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19 OCTOBER

BLAIR FRUSTRATED AT LEGAL CONCERNS OVER KILLING INNOCENT AFGHANS.

[ 19 October 2001 ]

On this day in 2001, during the American and British bombing of the Taliban in Afghanistan, Tony Blair became agitated over legal objections to some of the targeting on the basis that innocent civilians might be killed. Alastair Campbell, his Director of Communications, recalled in his diary that the Chief of the Defence Staff Admiral Sir Michael Boyce commented that Washington was frustrated by British objections to targeting on legal grounds. This seemed to annoy Blair who snapped, ‘that if there was any target that we believed should be hit and there were legal problems here, he wanted to know about it’ and he added ‘if I was Bush, I would be going spare about this.'(1)

MEMBERS OF SINN FEIN BANNED FROM BROADCASTING

On this day in 1988, Douglas Hurd, the Home Secretary, issued a banning order preventing Gerry Adams and other members of Sinn Fein from broadcasting their opinions on the airwaves. Although technically the ban included eleven loyalist and Republican organisations, it’s prime goal was to silence Sinn Fein, the largest political party campaigning against continued British rule in Northern Ireland.[2]

Media organisations tried to circumvent the restrictions by dubbing the voices of Sinn Fein members but research by the Glasgow Media Group showed that the censorship was successful in reducing media exposure for the Republican cause. In 1988 there were some 98 occasions when Sinn Fein members were seen or heard on television although only a fraction of these were formal interviews, but by the following year there was a total of only 34 similar appearances. The restrictions remained in effect until September 1994.[3]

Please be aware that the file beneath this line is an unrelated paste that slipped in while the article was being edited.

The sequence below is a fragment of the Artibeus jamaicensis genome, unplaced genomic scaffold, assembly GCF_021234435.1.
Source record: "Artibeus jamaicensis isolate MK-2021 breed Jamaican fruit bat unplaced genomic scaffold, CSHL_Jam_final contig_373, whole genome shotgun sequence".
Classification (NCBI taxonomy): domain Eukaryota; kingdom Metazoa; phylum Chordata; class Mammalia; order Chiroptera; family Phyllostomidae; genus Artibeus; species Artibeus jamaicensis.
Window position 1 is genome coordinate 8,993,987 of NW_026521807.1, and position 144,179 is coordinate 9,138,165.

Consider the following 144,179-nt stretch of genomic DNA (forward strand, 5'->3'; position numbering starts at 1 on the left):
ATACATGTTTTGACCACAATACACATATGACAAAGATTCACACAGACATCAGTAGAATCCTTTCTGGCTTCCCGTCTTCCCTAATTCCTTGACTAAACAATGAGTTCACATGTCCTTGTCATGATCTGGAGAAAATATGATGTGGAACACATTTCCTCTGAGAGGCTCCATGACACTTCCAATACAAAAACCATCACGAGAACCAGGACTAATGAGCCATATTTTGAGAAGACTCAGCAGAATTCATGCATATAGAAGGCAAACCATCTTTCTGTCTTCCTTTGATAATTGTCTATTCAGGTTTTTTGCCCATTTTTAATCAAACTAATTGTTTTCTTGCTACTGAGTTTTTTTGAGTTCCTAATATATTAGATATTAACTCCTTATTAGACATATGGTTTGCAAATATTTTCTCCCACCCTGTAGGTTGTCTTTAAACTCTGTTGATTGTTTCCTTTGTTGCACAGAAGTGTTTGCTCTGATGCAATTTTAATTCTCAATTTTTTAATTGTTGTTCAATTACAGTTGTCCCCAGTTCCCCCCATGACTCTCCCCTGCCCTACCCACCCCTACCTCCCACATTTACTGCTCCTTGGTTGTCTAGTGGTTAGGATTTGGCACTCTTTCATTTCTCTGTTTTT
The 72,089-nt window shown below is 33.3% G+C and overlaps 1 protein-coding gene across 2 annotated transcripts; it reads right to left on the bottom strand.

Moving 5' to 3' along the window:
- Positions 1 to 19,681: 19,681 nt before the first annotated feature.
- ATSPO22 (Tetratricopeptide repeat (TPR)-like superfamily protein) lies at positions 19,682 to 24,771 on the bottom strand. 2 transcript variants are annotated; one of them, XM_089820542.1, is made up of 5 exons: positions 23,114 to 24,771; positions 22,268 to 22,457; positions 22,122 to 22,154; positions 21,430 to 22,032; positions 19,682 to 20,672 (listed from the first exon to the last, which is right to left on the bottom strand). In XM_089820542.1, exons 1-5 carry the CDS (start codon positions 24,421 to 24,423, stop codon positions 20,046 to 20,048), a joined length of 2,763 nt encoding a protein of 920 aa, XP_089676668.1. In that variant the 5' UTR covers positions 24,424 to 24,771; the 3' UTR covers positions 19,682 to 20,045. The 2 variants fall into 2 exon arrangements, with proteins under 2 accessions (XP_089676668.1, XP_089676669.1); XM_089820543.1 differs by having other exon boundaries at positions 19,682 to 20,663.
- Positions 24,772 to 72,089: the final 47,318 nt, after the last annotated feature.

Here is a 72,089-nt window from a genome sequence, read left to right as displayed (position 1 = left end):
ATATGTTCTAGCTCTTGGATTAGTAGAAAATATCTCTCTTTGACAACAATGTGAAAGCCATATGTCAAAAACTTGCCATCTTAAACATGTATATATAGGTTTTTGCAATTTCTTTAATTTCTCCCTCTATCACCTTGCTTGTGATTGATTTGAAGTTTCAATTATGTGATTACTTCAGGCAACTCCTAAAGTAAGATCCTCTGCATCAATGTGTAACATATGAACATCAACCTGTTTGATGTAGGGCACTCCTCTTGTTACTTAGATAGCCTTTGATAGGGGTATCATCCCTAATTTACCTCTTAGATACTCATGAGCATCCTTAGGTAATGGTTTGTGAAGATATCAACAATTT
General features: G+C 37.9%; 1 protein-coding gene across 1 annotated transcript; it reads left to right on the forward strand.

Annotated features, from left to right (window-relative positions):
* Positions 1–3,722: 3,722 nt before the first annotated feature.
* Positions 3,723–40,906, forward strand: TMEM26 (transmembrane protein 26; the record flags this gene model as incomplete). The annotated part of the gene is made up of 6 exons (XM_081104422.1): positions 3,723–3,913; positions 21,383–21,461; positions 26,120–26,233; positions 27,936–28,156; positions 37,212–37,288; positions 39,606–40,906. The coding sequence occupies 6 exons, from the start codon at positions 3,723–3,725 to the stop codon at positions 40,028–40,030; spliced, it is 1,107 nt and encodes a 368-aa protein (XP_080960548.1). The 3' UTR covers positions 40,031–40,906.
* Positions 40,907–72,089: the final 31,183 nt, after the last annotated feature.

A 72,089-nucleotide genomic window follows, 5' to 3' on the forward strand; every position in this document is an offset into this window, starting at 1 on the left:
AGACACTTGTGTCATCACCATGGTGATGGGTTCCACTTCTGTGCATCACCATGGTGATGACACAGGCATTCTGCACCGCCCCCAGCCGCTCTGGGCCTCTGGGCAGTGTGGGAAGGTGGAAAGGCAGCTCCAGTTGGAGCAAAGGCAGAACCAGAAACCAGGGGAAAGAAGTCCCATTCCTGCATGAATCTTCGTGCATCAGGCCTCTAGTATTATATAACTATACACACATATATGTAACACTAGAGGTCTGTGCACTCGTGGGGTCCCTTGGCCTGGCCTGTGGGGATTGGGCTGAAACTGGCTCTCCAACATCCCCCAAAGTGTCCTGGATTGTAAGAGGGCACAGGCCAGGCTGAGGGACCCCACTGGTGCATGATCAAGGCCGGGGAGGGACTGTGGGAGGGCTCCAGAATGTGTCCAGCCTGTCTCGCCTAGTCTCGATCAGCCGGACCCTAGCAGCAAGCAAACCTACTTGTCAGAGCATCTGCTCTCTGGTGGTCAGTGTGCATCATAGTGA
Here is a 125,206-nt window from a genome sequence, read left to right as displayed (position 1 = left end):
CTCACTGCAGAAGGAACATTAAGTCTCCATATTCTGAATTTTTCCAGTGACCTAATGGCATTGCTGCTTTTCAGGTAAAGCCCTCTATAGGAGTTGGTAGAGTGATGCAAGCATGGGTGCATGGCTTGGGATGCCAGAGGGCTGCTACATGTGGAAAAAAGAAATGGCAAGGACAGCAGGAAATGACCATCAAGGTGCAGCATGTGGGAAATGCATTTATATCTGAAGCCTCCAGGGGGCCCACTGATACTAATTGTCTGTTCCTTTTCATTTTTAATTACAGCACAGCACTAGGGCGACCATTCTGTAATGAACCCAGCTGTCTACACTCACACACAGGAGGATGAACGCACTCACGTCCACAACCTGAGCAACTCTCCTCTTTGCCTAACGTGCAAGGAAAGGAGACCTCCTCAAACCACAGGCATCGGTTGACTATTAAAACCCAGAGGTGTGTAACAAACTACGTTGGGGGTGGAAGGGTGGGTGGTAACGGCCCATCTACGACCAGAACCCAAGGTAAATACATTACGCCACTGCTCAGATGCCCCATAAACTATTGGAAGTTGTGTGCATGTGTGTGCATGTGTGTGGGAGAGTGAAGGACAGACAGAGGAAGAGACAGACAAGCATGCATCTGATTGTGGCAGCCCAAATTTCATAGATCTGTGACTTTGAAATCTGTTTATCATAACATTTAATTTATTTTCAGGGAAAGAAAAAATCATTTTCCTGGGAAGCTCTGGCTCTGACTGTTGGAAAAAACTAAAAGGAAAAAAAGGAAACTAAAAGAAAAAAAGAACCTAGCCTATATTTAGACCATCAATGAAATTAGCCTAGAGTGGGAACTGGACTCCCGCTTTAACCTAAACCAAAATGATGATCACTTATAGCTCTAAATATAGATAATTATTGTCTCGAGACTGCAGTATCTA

British journalists working overseas were often reminded of these restrictions on Sinn Fein, when occasionally they found restrictions placed on their own reporting. The veteran BBC reporter John Simpson recalled

“When I worked in Baghdad, officials there always used to mention our Sinn Fein ban if you criticised their censorship. I don’t like to see this country appearing on the same side of the dividing line as Saddam Hussein on anything at all.'[4]

FOOTNOTES

  1. Alastair Campbell and Bill Hagerty (2013), “The Alastair Campbell Diaries: Volume 4 The Burden of Power Countdown to Iraq,” Arrow Books, London, p58
  2. Francis Welch, “The ‘Broadcast Ban’ on Sinn Fein,” 5 April 2005,  BBC News Online accessed at http://news.bbc.co.uk/1/hi/4409447.stm
  3. John Eric, Thomas Eldridge, Greg Philo (Editors), (1995) “Glasgow Media Group Reader Volume 2: Industry, economy, war and politics,” Routledge, London and New York, p56.
  4. John Simpson quoted in Tomy Hall, “A gag that chokes freedom: Tony Hall calls for the lifting of the broadcasting ban which he claims the IRA has exploited to damage Britain’s reputation,” 12 September 1994, the Independent accessed online at https://www.independent.co.uk/voices/a-gag-that-chokes-freedom-tony-hall-calls-for-the-lifting-of-the-broadcasting-ban-which-he-claims-1448321.html

 

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